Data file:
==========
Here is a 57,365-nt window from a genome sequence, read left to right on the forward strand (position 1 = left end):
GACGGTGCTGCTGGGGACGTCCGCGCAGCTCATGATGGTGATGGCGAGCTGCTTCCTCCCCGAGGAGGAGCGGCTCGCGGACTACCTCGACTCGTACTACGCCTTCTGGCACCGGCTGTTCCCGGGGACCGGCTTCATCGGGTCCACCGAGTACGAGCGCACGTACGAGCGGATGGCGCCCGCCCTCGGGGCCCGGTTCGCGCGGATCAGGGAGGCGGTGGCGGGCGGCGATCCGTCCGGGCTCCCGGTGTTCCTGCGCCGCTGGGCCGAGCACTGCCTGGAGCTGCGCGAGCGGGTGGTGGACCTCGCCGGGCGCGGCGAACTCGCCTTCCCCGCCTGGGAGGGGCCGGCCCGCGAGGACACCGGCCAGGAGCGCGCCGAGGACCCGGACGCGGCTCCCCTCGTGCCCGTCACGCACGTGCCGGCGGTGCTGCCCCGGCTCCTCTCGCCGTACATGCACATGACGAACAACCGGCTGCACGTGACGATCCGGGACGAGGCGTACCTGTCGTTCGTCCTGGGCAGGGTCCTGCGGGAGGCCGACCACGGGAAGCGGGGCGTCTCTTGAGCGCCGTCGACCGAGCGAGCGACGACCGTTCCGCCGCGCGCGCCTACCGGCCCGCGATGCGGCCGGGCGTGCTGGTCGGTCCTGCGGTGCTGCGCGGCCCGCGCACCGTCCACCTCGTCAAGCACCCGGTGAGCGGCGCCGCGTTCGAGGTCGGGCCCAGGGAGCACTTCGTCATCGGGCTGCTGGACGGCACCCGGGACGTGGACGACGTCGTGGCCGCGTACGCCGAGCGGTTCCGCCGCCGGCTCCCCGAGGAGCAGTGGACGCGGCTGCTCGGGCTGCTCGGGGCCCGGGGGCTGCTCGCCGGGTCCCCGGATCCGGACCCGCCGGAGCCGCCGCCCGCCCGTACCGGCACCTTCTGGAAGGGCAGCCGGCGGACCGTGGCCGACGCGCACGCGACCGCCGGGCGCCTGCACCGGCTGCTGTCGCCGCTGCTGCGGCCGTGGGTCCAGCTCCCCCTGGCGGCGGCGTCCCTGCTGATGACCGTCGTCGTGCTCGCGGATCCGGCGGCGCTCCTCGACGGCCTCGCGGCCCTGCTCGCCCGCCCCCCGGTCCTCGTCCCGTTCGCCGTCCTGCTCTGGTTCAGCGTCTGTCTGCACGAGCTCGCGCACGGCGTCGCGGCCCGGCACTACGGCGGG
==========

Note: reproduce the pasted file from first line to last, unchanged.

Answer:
Here is a 57,365-nt window from a genome sequence, read left to right on the forward strand (position 1 = left end):
GACGGTGCTGCTGGGGACGTCCGCGCAGCTCATGATGGTGATGGCGAGCTGCTTCCTCCCCGAGGAGGAGCGGCTCGCGGACTACCTCGACTCGTACTACGCCTTCTGGCACCGGCTGTTCCCGGGGACCGGCTTCATCGGGTCCACCGAGTACGAGCGCACGTACGAGCGGATGGCGCCCGCCCTCGGGGCCCGGTTCGCGCGGATCAGGGAGGCGGTGGCGGGCGGCGATCCGTCCGGGCTCCCGGTGTTCCTGCGCCGCTGGGCCGAGCACTGCCTGGAGCTGCGCGAGCGGGTGGTGGACCTCGCCGGGCGCGGCGAACTCGCCTTCCCCGCCTGGGAGGGGCCGGCCCGCGAGGACACCGGCCAGGAGCGCGCCGAGGACCCGGACGCGGCTCCCCTCGTGCCCGTCACGCACGTGCCGGCGGTGCTGCCCCGGCTCCTCTCGCCGTACATGCACATGACGAACAACCGGCTGCACGTGACGATCCGGGACGAGGCGTACCTGTCGTTCGTCCTGGGCAGGGTCCTGCGGGAGGCCGACCACGGGAAGCGGGGCGTCTCTTGAGCGCCGTCGACCGAGCGAGCGACGACCGTTCCGCCGCGCGCGCCTACCGGCCCGCGATGCGGCCGGGCGTGCTGGTCGGTCCTGCGGTGCTGCGCGGCCCGCGCACCGTCCACCTCGTCAAGCACCCGGTGAGCGGCGCCGCGTTCGAGGTCGGGCCCAGGGAGCACTTCGTCATCGGGCTGCTGGACGGCACCCGGGACGTGGACGACGTCGTGGCCGCGTACGCCGAGCGGTTCCGCCGCCGGCTCCCCGAGGAGCAGTGGACGCGGCTGCTCGGGCTGCTCGGGGCCCGGGGGCTGCTCGCCGGGTCCCCGGATCCGGACCCGCCGGAGCCGCCGCCCGCCCGTACCGGCACCTTCTGGAAGGGCAGCCGGCGGACCGTGGCCGACGCGCACGCGACCGCCGGGCGCCTGCACCGGCTGCTGTCGCCGCTGCTGCGGCCGTGGGTCCAGCTCCCCCTGGCGGCGGCGTCCCTGCTGATGACCGTCGTCGTGCTCGCGGATCCGGCGGCGCTCCTCGACGGCCTCGCGGCCCTGCTCGCCCGCCCCCCGGTCCTCGTCCCGTTCGCCGTCCTGCTCTGGTTCAGCGTCTGTCTGCACGAGCTCGCGCACGGCGTCGCGGCCCGGCACTACGGCGGG